In English, that means that Goldman’s assuming that the only alternatives available to the board are a deal like the one offered by PNC – or a government takeover or bankruptcy filing in which its shareholders would get nothing. This is not pleasant reading if you’re a National City shareholder, but it gets worse. A few paragraphs later, Goldman Sachs tacks on a sentence to one of its standard disclaimer paragraphs that makes sure nobody misses what National City’s dire condition and the unique circumstances confronting it are likely to mean from PNC’s perspective:
We do not express any opinion as to the value of any asset of the Company, whether at current market prices or in the future. We note, however, that, under the ownership of a company with adequate liquidity and capital, such as Parent, the value of the Company and its subsidiaries could substantially improve, resulting in significant returns to Parent if the Transaction is consummated.”
Unfortunately, given the likelihood that survival may well be a driving force in M&A deals over the next several months at least, it’s unlikely that National City’s shareholders are going to be the last ones to receive a message like this one.
In our “Negotiation Tactics” Practice Area, we have posted the “2008 Strategic Buyer/Public Company Deal Point Study,” which was recently compiled by the Market Trends Subcommittee of the ABA’s Mergers and Acquisitions Committee. The study tests deal points found in agreements involving public company targets entered into during 2007 with transaction values in excess of $100 million – and
compares those deal points to the Subcommittee’s previous studies of agreements in 2004 and 2005/2006. Some of the new deal points evaluated in the Study includes “go-shops” in strategic deals, specific performance clauses and buyer match rights.
As noted by Keith Flaum’s entry on Harvard Law School’s Corporate Governance Blog:
Among the many interesting findings of the Study is that 48% of the acquisition agreements in the Study sample contained a non-reliance clause—a clause to the effect that the target is not making, and the buyer is not relying on, any representations regarding the target’s business except for the specific representations expressly provided in the acquisition agreement. By comparison, only 18% of the acquisition agreements for deals announced in 2005 and 2006 included a non-reliance clause.
So why the significant increase? One possible explanation might be found in the February 2006 decision of the Delaware Court of Chancery in ABRY Partners, and the extensive discussion of that case by leading M&A practitioners throughout the country. In ABRY Partners, Vice Chancellor Strine underscored the effectiveness of a non-reliance clause in limiting a buyer’s fraud-based remedies in the context of an acquisition of a privately-held company.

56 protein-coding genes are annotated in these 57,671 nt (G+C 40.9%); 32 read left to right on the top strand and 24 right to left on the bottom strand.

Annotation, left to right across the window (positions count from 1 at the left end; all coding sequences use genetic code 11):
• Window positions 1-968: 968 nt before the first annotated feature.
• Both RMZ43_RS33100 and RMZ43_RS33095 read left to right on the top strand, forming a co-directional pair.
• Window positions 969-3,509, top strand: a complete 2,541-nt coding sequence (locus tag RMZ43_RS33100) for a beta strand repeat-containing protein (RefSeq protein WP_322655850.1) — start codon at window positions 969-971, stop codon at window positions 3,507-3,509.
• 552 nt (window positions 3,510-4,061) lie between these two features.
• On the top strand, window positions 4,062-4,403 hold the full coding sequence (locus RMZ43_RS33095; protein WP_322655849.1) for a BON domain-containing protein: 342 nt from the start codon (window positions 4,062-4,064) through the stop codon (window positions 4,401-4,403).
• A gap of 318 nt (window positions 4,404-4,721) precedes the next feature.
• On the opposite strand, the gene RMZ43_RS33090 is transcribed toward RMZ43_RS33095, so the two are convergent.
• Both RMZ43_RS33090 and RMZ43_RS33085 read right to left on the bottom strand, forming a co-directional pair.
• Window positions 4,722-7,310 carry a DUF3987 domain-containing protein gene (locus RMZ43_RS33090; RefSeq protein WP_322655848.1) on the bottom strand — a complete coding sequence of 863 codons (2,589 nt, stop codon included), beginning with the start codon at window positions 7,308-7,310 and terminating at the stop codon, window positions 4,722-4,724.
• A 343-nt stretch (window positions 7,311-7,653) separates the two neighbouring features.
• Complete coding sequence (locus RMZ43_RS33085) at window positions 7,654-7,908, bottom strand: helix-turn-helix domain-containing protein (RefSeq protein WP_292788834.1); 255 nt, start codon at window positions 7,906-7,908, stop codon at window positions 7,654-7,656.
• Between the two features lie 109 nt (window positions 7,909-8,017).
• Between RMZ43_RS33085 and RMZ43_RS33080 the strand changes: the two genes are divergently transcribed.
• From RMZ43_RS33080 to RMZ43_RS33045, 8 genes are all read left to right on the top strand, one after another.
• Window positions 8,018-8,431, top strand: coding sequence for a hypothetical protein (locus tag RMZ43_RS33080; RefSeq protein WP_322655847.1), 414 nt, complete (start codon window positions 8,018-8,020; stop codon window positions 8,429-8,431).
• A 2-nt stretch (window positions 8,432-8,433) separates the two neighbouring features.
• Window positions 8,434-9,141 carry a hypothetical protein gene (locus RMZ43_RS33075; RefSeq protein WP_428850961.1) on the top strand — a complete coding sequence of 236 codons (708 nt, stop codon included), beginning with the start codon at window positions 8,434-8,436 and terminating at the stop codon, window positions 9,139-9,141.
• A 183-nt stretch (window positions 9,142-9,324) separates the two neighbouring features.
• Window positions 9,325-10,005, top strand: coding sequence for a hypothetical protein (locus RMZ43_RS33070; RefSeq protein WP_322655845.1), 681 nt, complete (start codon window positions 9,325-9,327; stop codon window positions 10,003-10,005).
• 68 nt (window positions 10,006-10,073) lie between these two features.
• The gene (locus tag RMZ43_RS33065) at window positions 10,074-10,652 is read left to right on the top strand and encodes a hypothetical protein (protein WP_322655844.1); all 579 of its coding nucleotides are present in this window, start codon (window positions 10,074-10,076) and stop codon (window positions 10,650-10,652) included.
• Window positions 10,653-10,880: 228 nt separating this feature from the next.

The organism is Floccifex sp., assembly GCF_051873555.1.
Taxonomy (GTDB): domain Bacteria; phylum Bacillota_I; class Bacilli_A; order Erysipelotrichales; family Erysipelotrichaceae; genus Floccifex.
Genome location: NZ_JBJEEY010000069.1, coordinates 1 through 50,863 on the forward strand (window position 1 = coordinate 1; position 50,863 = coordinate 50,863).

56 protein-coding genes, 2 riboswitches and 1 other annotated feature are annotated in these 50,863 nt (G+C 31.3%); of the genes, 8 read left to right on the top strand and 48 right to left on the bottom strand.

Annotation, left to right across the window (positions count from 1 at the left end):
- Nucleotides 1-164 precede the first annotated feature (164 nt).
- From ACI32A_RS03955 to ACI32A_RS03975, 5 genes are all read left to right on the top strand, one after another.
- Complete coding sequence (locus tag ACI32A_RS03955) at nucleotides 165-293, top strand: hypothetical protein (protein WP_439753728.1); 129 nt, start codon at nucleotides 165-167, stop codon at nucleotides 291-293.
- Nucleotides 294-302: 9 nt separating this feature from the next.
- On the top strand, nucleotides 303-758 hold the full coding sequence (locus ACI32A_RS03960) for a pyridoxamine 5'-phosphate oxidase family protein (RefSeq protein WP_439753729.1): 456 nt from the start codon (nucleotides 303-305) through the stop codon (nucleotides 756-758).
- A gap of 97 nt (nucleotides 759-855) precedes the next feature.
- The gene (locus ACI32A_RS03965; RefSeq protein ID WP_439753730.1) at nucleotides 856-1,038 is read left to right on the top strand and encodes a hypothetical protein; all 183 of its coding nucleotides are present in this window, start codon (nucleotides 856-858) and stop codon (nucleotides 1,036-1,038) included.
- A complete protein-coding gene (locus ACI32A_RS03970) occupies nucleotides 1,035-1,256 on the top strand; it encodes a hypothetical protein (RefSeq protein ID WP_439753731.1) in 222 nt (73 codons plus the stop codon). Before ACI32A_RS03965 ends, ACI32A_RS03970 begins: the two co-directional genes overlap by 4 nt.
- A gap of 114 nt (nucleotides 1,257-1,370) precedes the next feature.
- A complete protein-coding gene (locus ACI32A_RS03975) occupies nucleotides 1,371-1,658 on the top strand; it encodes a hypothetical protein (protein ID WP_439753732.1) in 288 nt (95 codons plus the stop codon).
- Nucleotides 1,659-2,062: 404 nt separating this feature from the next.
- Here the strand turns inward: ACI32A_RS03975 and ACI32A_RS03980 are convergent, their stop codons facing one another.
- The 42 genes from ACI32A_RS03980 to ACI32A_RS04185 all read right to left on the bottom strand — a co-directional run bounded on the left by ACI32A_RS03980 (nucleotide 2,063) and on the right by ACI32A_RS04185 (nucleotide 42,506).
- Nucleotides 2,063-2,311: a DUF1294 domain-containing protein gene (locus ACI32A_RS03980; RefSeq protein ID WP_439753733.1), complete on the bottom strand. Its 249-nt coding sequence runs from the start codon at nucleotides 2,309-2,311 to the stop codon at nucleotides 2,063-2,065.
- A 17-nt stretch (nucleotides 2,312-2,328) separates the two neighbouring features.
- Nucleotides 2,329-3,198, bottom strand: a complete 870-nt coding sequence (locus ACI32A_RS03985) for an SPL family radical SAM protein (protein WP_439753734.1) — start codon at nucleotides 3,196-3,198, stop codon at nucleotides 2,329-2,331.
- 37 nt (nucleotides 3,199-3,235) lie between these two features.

Even though ABRY Partners involved a privately-held target, the extensive discussion that followed also focused on the potential usefulness of non-reliance clauses in deals involving publicly-traded target companies. Then, in late 2007, the Tennessee Chancery Court decided Genesco, Inc. v The Finish Line, Inc. In that case, a non-reliance clause in the merger agreement was viewed by the Court as an important element in its determination that Finish Line failed to prove that the publicly traded target company, Genesco, fraudulently induced Finish Line to enter into the merger agreement.
My colleague, Rick Climan, former Chair of the Committee on Mergers & Acquisitions, who acted as special advisor on the Deal Points Studies, points out that some of the targets involved in the 52% of the acquisition agreements in the Study sample that did not include a non-reliance clause may nonetheless have enjoyed the protection afforded by a non-reliance clause, in those cases where such a clause was included in the confidentiality agreement between the buyer and the target. In fact, in Genesco, the Court pointed to non-reliance clauses in both the confidentiality agreement and the merger agreement to support its decision.
I’ve also wondered if practitioners placed much stock in the ABA’s popular deal studies. Here is a poll to see what you think:
Last week, Justice Cahn of the New York State Supreme Court – in In Re: Bear Stearns Litigation – granted summary judgment in dismissing a shareholder challenge to the fairness of JPMorgan’s purchase of Bear Stearns. The decision represents a strong endorsement of the protections that the business judgment rule. In our “M&A Litigation” Portal, we have posted the order denying the motion.
Recently, Corp Fin issued a new set of “’33 Act Compliance and Disclosure Interpretations.” Question 239.13 addresses the application of the ’33 Act to written consents by a target company’s shareholders approving a merger or other business combination transaction in which the acquiring company intends to register the transaction securities with the SEC.
In the new CDI, the Staff stated that the approval of such a transaction by written consent in lieu of a meeting of the target company’s shareholders involves a private offering of the acquiror’s securities that will preclude the acquiror from later registering an offering of the securities on Form S-4. Here is a memo from our “Written Consents” Practice Area that discusses the Staff’s interpretive position and its application to stock merger transactions.